In the summer of 1974, Texas Children’s Hospital was a small subsidiary of St. Luke’s/Texas Heart Institute – home of Dr. Denton Cooley’s renowned cardiovascular surgery program. However, a pediatric giant was about to stir. Specialists in the (then) small Baylor Department of Pediatrics were exploring new frontiers in the care of infants and children. The growth of pediatric cardiac services under Dr. Dan McNamara, in conjunction with the surgical expertise of Dr. Cooley, produced a new program in Houston offering diagnosis and treatment of severe congenital cardiac malformations. At this same time, Drs. Arnold J. Rudolph and Murdina Desmond, Baylor faculty members and research pioneers in newborn physiology, relocated their activities to Texas Children’s.
These new programs created a need for specialized facilities to care for critically ill babies and infants. At that time, Houston’s only neonatal intensive care unit (NICU) was at the Harris County Jefferson Davis Hospital. In 1974, as a postdoctoral fellow in the emerging field of neonatology, I came to Texas Children’s and worked with Dr. Rudolph to establish the first four NICU beds in the original Abercrombie building. I subsequently joined the Baylor faculty and became medical director of the NICU. Serving in that role for more than 30 years, I had a ringside seat to the remarkable growth of the Newborn Center – from humble beginnings to 170 beds in three campus buildings.
Each phase of new construction added increasingly sophisticated techniques for neonatal critical care. Some advancements include the addition of individual control of noise and light networked monitoring systems, remote transmission of electroencephalogram (EEG) and ultrasound studies for immediate review. Of critical importance was the inclusion of family support facilities such as the on-site Ronald McDonald House adjacent to the NICU and the single patient NICU rooms in the new Pavilion for Women.
New clinical programs developed rapidly. In 1978, the Neonatal Transport Team was inaugurated, followed in 1980 by the first Baylor/Texas Children’s Neonatal Nurse Practitioner class – one of the first of its kind in the United States. Specialized two bed stabilization rooms were built in the adjacent St. Luke’s delivery suite to provide immediate NICU care to a growing population of inborn premature infants. A multidisciplinary program was developed to perform certain emergency surgical procedures at the bedside in the NICU. This provided comparable pain management, intraoperative care and postoperative recovery procedures to those used in traditional operating rooms. The Neonatal extracorporeal membrane oxygenation (ECMO) program was added in 1990. Outcomes analysis of clinical care began with manual collection of patient data in 1976 and progressed to increasingly sophisticated program support, such as membership in the Vermont-Oxford network.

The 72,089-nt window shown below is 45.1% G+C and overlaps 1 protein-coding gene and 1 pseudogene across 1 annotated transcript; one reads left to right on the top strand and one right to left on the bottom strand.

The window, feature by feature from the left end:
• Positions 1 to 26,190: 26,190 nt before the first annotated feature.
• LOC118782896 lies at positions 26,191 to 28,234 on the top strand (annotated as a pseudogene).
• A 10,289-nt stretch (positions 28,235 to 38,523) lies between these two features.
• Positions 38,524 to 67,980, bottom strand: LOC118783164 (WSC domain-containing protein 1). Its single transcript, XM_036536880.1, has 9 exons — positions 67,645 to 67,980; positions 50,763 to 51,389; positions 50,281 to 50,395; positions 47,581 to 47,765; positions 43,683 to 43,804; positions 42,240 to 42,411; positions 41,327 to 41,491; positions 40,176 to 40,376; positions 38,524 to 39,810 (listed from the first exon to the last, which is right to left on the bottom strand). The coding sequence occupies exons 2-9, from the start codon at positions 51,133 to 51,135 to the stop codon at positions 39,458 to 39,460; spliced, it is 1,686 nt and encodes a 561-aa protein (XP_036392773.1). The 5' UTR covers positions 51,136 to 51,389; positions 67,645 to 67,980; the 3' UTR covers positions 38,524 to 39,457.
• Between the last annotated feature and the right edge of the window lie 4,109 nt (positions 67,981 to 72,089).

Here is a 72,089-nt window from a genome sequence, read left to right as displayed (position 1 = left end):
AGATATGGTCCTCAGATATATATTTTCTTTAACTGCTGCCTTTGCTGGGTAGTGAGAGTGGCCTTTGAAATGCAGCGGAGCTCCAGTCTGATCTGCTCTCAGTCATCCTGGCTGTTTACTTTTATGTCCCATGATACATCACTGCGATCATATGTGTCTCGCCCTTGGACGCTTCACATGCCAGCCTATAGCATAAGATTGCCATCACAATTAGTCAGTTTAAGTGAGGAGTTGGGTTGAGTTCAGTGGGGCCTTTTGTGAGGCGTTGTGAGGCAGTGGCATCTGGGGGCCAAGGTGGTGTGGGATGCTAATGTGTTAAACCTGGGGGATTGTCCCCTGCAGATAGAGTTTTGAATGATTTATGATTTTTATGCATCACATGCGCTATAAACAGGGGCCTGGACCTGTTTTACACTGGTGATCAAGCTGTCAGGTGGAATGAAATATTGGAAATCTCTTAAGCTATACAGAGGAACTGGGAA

Growth of these facilities and programs was accompanied by cutting-edge research. Baylor faculty members in the Newborn Center were primary investigators in the original controlled clinical trials of surfactant replacement therapy and inhaled nitric oxide. Both became mainstays in treatment of newborn respiratory disorders. Basic research into mechanisms of lung injury continues in the pulmonary biology laboratory today. Newborn Center studies of the use and supplementation of human milk and neonatal calcium metabolism have led to important advances in nutritional management of premature infants. This clinical research led to the establishment of the human milk bank.
Education has always played an integral component of Newborn Center operations. Since 1973, more than 200 postdoctoral fellows have been trained in the Newborn Center. These graduates have had major impacts on perinatal care internationally. Since 1980, the Baylor neonatology section has provided an annual introductory summer program for new faculty, fellows, nurse practitioners and other nursery personnel. This is combined with a defined educational curriculum presented throughout the year as weekly conferences. Evidence-based support for clinical care is provided by a book of guidelines for management of common neonatal disorders, which is updated and published annually.
The Newborn Center has been recognized throughout its history as one of the nation’s top ranked facilities for delivery of family friendly, evidence-based patient care. Thanks to the planning, skill and hard work Texas Children’s swill continue on the cutting edge of international perinatal medicine.